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HOSTNAME(1)                Linux Programmer's Manual               HOSTNAME(1)



NAME
       hostname - show or set the system's host name
       dnsdomainname - show the system's DNS domain name


SYNOPSIS
       hostname  [-v] [-a] [--alias] [-d] [--domain] [-f] [--fqdn] [-i] [--ip-
       address] [--long] [-s] [--short] [-y] [--yp] [--nis]

       hostname [-v] [-F filename] [--file filename] [hostname]

       hostname [-v] [-h] [--help] [-V] [--version]

       dnsdomainname [-v]


DESCRIPTION
       Hostname is used to either set or display the current  host  or  domain
       name  of  the system.  This name is used by many of the networking pro-
       grams to identify the machine. The domain name is also used by NIS/YP.


   GET NAME
       When called without any arguments, the  program  displays  the  current
       names:

       hostname  will print the name of the system as returned by the gethost-
       name(2) function.

       dnsdomainname will print the domain part of the FQDN  (Fully  Qualified
       Domain Name). The complete FQDN of the system is returned with hostname
       --fqdn.


   SET NAME
       When called with one argument or with the --file option,  the  commands
       set  the host name or the NIS/YP domain name.  Note that this is effec-
       tive only until the next  reboot.   Edit  /etc/hostname  for  permanent
       change.

       Note, that only the super-user can change the names.

       It is not possible to set the FQDN or the DNS domain name with the dns-
       domainname command (see THE FQDN below).

       The  host  name  is   usually   set   once   at   system   startup   in
       /etc/rc.d/rc.inet1  or  /etc/init.d/boot  (normally by reading the con-
       tents of a file which contains the host name, e.g.  /etc/hostname).


   THE FQDN
       You can't change the FQDN (as returned by hostname --fqdn) or  the  DNS
       domain  name (as returned by dnsdomainname) with this command. The FQDN
       of the system is the name that the resolver(3)  returns  for  the  host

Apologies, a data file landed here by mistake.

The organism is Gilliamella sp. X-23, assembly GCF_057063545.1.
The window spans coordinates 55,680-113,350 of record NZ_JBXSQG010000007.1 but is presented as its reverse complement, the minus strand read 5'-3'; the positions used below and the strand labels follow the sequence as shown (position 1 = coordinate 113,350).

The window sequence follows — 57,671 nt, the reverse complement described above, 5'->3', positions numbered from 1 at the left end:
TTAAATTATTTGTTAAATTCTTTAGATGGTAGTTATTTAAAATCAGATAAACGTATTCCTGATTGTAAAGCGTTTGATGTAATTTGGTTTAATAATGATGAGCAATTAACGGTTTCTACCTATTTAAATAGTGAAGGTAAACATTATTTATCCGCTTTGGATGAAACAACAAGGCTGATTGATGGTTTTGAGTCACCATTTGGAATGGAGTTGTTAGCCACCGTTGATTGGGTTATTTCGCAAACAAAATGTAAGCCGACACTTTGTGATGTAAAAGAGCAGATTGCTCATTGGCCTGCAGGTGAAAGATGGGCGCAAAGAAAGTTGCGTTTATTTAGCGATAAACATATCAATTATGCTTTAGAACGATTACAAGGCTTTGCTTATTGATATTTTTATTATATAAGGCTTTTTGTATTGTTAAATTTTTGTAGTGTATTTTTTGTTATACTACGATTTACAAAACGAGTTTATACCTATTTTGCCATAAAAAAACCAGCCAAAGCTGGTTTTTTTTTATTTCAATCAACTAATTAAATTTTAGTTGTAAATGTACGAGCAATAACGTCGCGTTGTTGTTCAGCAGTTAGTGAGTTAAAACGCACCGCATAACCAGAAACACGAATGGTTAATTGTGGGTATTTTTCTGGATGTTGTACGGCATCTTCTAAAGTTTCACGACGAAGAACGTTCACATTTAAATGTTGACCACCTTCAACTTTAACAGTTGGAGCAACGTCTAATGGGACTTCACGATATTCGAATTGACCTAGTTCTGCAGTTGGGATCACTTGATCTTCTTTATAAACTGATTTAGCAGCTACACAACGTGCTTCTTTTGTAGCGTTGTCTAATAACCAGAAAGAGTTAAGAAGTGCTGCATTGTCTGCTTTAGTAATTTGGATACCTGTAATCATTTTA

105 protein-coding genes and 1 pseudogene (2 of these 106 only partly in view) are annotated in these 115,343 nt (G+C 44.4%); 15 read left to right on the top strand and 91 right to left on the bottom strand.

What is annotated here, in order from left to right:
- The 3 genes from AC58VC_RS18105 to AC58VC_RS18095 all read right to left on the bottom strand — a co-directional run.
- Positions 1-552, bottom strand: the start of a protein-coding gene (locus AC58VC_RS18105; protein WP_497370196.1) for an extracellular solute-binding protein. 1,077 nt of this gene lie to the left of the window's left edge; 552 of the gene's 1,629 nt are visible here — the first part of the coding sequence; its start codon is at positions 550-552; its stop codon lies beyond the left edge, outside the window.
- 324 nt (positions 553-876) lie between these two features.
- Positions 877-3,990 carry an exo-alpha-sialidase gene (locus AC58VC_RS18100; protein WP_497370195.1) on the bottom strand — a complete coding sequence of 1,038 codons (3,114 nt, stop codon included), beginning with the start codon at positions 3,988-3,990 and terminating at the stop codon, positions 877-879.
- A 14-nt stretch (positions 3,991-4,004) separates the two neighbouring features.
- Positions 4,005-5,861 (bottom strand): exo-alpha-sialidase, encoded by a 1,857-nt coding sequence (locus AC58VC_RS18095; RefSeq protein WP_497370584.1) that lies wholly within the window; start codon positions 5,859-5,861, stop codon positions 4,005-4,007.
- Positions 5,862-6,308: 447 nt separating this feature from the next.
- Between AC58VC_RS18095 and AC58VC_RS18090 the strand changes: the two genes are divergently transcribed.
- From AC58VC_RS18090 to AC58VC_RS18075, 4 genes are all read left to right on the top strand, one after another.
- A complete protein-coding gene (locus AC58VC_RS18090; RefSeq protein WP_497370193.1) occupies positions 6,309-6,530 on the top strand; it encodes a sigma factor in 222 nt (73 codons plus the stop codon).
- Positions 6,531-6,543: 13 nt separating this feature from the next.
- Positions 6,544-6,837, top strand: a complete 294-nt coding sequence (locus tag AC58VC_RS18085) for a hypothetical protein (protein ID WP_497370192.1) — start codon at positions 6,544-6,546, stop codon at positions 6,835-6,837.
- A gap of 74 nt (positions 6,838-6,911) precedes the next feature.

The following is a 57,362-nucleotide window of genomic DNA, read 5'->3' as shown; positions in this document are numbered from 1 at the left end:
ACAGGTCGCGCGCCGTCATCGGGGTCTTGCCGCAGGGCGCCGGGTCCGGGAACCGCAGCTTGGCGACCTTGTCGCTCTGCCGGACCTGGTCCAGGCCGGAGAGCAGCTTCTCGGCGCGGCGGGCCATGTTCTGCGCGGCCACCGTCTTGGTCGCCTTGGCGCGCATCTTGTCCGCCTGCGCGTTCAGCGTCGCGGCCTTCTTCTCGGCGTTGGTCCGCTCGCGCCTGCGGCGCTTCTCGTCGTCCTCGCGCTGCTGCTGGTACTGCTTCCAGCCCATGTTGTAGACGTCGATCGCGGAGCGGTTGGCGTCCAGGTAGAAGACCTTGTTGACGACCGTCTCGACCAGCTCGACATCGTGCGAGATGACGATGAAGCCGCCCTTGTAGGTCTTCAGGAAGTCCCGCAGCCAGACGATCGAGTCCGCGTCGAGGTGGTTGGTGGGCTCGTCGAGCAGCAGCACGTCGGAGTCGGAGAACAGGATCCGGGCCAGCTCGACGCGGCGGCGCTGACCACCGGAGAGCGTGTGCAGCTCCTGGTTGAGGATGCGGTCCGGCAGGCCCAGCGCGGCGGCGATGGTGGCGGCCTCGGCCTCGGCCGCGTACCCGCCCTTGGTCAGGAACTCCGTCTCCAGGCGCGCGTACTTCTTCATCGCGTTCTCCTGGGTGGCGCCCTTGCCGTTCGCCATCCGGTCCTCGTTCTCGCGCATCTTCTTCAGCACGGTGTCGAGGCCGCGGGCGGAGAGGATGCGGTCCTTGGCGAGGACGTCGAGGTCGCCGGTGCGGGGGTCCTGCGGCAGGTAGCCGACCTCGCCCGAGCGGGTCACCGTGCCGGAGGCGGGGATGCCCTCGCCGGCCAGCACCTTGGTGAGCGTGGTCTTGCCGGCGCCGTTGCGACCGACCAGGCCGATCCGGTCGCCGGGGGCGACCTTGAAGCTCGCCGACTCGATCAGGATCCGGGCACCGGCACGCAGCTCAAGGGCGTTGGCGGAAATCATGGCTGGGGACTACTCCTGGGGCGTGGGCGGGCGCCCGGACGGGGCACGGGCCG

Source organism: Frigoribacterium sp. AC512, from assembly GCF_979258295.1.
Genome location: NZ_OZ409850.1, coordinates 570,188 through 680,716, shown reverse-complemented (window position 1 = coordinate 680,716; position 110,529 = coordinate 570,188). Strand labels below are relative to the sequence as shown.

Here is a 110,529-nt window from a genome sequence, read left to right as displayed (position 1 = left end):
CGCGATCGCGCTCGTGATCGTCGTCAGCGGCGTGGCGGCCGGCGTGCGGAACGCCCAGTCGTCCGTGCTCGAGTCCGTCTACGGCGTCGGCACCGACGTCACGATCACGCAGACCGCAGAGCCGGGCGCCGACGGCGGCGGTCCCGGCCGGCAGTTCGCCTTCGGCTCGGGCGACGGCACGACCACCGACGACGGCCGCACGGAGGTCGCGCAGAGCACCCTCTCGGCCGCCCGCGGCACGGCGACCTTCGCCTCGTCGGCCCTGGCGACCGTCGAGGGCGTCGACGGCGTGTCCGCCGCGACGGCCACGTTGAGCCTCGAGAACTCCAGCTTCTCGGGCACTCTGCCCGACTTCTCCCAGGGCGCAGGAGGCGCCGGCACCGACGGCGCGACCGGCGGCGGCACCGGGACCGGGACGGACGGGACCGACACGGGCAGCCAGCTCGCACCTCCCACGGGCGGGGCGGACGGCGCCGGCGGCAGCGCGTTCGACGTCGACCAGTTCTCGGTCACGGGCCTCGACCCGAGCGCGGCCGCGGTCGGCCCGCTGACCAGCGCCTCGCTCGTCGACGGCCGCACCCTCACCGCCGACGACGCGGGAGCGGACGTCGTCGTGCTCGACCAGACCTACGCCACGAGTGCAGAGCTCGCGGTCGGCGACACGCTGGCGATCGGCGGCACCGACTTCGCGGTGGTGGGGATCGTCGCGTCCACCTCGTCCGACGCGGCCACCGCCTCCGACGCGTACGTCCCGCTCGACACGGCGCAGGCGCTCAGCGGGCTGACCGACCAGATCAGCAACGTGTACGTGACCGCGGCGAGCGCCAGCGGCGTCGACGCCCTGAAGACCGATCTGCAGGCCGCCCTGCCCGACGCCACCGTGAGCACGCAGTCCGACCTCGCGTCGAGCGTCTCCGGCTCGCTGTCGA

name.

       Technically: The FQDN is the name gethostbyname(2) returns for the host
       name returned by gethostname(2).  The DNS domain name is the part after
       the first dot.

       Therefore  it  depends on the configuration (usually in /etc/host.conf)
       how you can change it. Usually (if the hosts file is parsed before  DNS
       or NIS) you can change it in /etc/hosts.


OPTIONS
       -a, --alias
              Display the alias name of the host (if used).

       -d, --domain
              Display  the  name  of  the  DNS  domain.  Don't use the command
              domainname to get the DNS domain name because it will  show  the
              NIS  domain  name and not the DNS domain name. Use dnsdomainname
              instead.

       -F, --file filename
              Read the host name from  the  specified  file.  Comments  (lines
              starting with a `#') are ignored.

       -f, --fqdn, --long
              Display  the FQDN (Fully Qualified Domain Name). A FQDN consists
              of a short host name and the DNS domain  name.  Unless  you  are
              using  bind  or NIS for host lookups you can change the FQDN and
              the DNS  domain  name  (which  is  part  of  the  FQDN)  in  the
              /etc/hosts file.

       -h, --help
              Print a usage message and exit.

       -i, --ip-address
              Display the network address(es) of the host.

       -s, --short
              Display  the  short  host name. This is the host name cut at the
              first dot.

       -V, --version
              Print version information on standard output and  exit  success-
              fully.

       -v, --verbose
              Be verbose and tell what's going on.

       -y, --yp, --nis
              Display  the NIS domain name. If a parameter is given (or --file
              name ) then root can also set a new NIS domain.

NOTES
       The address families hostname tries when looking up the  FQDN,  aliases
       and  network  addresses of the host are determined by the configuration
       of your resolver.  For instance, on GNU Libc systems, the resolver  can
       be  instructed  to  try IPv6 lookups first by using the inet6 option in
       /etc/resolv.conf.

FILES
       /etc/hosts /etc/hostname This file should only contain domain name  and
       not the full FQDN.

AUTHORS
       Peter Tobias, <tobiasATet-inf.de>
       Bernd Eckenfels, <net-toolsATlina.de> (NIS and manpage).



net-tools                         28 Jan 1996                      HOSTNAME(1)